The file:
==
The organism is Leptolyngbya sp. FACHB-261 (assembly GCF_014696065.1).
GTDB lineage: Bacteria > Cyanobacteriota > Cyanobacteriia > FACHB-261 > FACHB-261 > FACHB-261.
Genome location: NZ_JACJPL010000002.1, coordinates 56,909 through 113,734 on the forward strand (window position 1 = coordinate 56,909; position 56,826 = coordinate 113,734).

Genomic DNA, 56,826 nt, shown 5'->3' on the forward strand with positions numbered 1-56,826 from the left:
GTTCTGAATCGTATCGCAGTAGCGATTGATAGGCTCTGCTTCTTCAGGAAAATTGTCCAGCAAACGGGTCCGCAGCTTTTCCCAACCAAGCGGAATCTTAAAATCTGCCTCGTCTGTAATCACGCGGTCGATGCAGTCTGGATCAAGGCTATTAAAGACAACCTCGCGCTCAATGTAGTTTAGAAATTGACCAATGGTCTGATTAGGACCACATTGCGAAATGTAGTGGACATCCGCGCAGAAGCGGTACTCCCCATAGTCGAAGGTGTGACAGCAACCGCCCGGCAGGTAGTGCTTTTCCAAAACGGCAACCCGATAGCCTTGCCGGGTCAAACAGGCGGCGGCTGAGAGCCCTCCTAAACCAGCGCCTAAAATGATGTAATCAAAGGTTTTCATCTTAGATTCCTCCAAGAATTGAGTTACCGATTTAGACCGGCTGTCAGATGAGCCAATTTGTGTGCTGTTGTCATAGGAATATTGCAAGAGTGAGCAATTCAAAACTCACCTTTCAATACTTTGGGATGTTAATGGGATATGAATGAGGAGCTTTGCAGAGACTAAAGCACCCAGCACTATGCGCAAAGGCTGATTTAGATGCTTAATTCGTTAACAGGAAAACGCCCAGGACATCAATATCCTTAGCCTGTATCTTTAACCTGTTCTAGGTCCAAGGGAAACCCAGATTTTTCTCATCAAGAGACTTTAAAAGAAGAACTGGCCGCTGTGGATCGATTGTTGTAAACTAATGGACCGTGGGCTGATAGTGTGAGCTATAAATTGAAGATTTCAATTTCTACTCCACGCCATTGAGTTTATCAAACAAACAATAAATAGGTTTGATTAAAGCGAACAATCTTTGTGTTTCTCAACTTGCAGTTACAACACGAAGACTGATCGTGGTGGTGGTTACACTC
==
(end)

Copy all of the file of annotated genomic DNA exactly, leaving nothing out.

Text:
The organism is Leptolyngbya sp. FACHB-261 (assembly GCF_014696065.1).
GTDB lineage: Bacteria > Cyanobacteriota > Cyanobacteriia > FACHB-261 > FACHB-261 > FACHB-261.
Genome location: NZ_JACJPL010000002.1, coordinates 56,909 through 113,734 on the forward strand (window position 1 = coordinate 56,909; position 56,826 = coordinate 113,734).

Genomic DNA, 56,826 nt, shown 5'->3' on the forward strand with positions numbered 1-56,826 from the left:
GTTCTGAATCGTATCGCAGTAGCGATTGATAGGCTCTGCTTCTTCAGGAAAATTGTCCAGCAAACGGGTCCGCAGCTTTTCCCAACCAAGCGGAATCTTAAAATCTGCCTCGTCTGTAATCACGCGGTCGATGCAGTCTGGATCAAGGCTATTAAAGACAACCTCGCGCTCAATGTAGTTTAGAAATTGACCAATGGTCTGATTAGGACCACATTGCGAAATGTAGTGGACATCCGCGCAGAAGCGGTACTCCCCATAGTCGAAGGTGTGACAGCAACCGCCCGGCAGGTAGTGCTTTTCCAAAACGGCAACCCGATAGCCTTGCCGGGTCAAACAGGCGGCGGCTGAGAGCCCTCCTAAACCAGCGCCTAAAATGATGTAATCAAAGGTTTTCATCTTAGATTCCTCCAAGAATTGAGTTACCGATTTAGACCGGCTGTCAGATGAGCCAATTTGTGTGCTGTTGTCATAGGAATATTGCAAGAGTGAGCAATTCAAAACTCACCTTTCAATACTTTGGGATGTTAATGGGATATGAATGAGGAGCTTTGCAGAGACTAAAGCACCCAGCACTATGCGCAAAGGCTGATTTAGATGCTTAATTCGTTAACAGGAAAACGCCCAGGACATCAATATCCTTAGCCTGTATCTTTAACCTGTTCTAGGTCCAAGGGAAACCCAGATTTTTCTCATCAAGAGACTTTAAAAGAAGAACTGGCCGCTGTGGATCGATTGTTGTAAACTAATGGACCGTGGGCTGATAGTGTGAGCTATAAATTGAAGATTTCAATTTCTACTCCACGCCATTGAGTTTATCAAACAAACAATAAATAGGTTTGATTAAAGCGAACAATCTTTGTGTTTCTCAACTTGCAGTTACAACACGAAGACTGATCGTGGTGGTGGTTACACTC